Steve Jobs finest speech

15 minutes of your life that would be very well spent, if you choose to watch this. Some brilliant advice for the way you make decisions about what you do and how you do it.

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Start with Why – By Simon Sinek

This is a TED lecture by the amazing Simon Sinek That my friend and former colleague Hannah Pearce pointed me towards.

I sat and watched this on Sunday and ignored everyone who tried to talk to me whilst it was on. It’s 18 minutes very well spent and will change the way you look at creativity and designing brands, businesses and products.

His belief is that all innovators think in the same way. They start with the ‘why’, rather than start with the ‘what’. So in effect, they design the idea or the reason before they begin to design the product or service that comes out of the process.

A few highlights.

1. Apple Computer are a company that start with why. Their ‘why’ happens to be to challenge the conventional way of doing things. Their ‘how’ is by designing beautiful intuitive products and their ‘what’ is computers, MP3’s, phones and all sorts of electronic gadgetry. Perhaps this is the reason I have my doubts about Apple at the moment, maybe they have been focussing a bit too much on the ‘what’ and not enough on the ‘why’.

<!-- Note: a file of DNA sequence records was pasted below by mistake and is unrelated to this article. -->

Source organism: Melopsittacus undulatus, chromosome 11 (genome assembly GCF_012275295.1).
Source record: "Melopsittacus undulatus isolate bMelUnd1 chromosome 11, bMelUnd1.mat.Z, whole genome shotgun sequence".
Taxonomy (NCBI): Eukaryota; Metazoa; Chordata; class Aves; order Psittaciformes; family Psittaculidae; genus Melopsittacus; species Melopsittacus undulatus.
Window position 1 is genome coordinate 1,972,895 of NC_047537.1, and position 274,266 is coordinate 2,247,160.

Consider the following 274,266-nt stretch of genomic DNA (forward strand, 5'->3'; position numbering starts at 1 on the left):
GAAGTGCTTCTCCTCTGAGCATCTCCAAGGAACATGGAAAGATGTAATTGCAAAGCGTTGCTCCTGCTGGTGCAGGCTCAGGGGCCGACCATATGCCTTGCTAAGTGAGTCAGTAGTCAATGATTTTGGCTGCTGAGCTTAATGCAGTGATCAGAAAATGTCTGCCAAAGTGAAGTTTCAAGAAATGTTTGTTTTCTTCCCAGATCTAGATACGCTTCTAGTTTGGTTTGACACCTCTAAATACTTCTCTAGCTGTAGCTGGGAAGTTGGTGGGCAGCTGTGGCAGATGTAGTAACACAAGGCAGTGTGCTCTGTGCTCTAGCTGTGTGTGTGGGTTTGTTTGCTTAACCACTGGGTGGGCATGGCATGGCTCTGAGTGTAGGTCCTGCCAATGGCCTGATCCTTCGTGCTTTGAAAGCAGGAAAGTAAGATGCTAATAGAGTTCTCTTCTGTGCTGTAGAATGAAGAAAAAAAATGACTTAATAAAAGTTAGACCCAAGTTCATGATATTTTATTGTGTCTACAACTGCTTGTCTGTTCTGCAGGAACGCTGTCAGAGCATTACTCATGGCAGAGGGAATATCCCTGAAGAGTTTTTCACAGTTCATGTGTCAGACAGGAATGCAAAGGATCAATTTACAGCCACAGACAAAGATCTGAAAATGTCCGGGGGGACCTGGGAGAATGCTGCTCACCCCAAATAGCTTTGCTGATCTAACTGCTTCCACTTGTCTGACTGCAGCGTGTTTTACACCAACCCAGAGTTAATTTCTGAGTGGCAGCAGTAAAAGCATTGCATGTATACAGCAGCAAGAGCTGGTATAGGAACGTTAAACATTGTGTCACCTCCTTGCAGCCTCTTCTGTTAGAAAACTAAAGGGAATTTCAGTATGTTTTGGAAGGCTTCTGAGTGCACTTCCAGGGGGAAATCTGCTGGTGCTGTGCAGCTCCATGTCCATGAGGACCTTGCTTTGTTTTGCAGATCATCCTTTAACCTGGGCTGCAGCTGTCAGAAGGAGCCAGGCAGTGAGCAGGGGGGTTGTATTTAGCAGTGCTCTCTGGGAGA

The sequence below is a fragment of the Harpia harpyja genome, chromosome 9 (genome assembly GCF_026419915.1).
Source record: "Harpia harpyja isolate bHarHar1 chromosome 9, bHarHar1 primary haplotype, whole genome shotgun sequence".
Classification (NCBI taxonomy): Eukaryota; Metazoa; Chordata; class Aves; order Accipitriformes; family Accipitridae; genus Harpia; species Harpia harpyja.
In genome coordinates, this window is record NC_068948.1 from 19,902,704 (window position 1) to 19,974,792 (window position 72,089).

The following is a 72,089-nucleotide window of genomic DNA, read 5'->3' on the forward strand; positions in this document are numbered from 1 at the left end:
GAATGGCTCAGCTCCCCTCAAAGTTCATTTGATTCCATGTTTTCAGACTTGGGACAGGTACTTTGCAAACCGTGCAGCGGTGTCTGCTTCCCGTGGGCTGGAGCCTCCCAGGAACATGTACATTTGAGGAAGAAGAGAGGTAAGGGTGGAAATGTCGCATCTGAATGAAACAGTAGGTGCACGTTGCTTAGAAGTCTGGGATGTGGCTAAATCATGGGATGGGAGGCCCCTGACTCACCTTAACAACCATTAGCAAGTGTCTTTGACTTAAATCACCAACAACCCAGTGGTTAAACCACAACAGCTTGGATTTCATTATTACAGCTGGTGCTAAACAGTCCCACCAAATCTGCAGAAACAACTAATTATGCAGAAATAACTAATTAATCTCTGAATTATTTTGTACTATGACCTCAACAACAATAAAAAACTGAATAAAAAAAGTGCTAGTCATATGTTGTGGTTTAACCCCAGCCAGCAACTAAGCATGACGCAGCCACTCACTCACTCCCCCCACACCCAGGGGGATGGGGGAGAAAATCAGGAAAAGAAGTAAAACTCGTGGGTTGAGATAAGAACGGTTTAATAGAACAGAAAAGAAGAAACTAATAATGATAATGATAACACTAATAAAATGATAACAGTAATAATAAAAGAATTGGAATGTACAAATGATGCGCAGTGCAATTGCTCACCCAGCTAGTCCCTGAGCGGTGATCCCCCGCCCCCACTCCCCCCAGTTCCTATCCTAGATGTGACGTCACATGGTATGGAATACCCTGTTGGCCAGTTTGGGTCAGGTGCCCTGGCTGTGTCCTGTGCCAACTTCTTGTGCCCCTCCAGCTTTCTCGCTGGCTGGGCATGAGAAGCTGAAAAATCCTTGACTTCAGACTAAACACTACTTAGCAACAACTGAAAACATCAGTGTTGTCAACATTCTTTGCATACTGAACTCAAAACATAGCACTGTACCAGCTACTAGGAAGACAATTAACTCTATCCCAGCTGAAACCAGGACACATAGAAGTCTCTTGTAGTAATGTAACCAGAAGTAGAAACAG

2. If you hire people for the ‘what’, they will work for your money. If you hire people who believe what you believe, you are hiring the ‘why’ and they will work with blood, sweat and tears. This backs up what I said back here completely in my John Timpson book review.

3. When Martin Luther King had 250,000 people to hear him speak, you will notice that it was his ‘I have a dream’ speech, and not his ‘I have a plan’. Modern politicians with their twelve point plans for success seem to get it wrong  time after time after time, because it is never about the why, always about the what.

It’s really worth a watch. But do it with a notebook, like I did.

Sixth sense ‘Minority Report’ user interface in the real world

In the 2002 film Minority Report, with Tom Cruise, We see the most amazing example of a totally intuitive interactive user interface. Here’s a clip for you to remind yourself of what a clever film it was and how quickly ideas that are being posed, are now being delivered.

I remember watching it at the time, thinking how incredible it would be if we all started relating to our embedded computer systems like this. It’s as though the boundary between reality and computer is being continually blurred.

But now this new TED lecture from Pattie Maes at MIT Media Lab, Fluid Interfaces Group (what a cool title that is!), shows that this virtual or even augmented reality is almost achievable now.

It starts off a bit slowly, but then you can hear the crowd gasping at what is possible. From something as simple as your own hand becoming a keypad, to your own shopping preferences being overlaid onto available shopping products.

She even references Minority Report and then goes on to prove that they can deliver it today, for about the same price as a conventional mobile phone!

I am looking at the brands we work with and thinking what endless possibilities this delivers and what endless problems we now have to overcome to allow them to speak with a common voice on yet another platform in which they operate.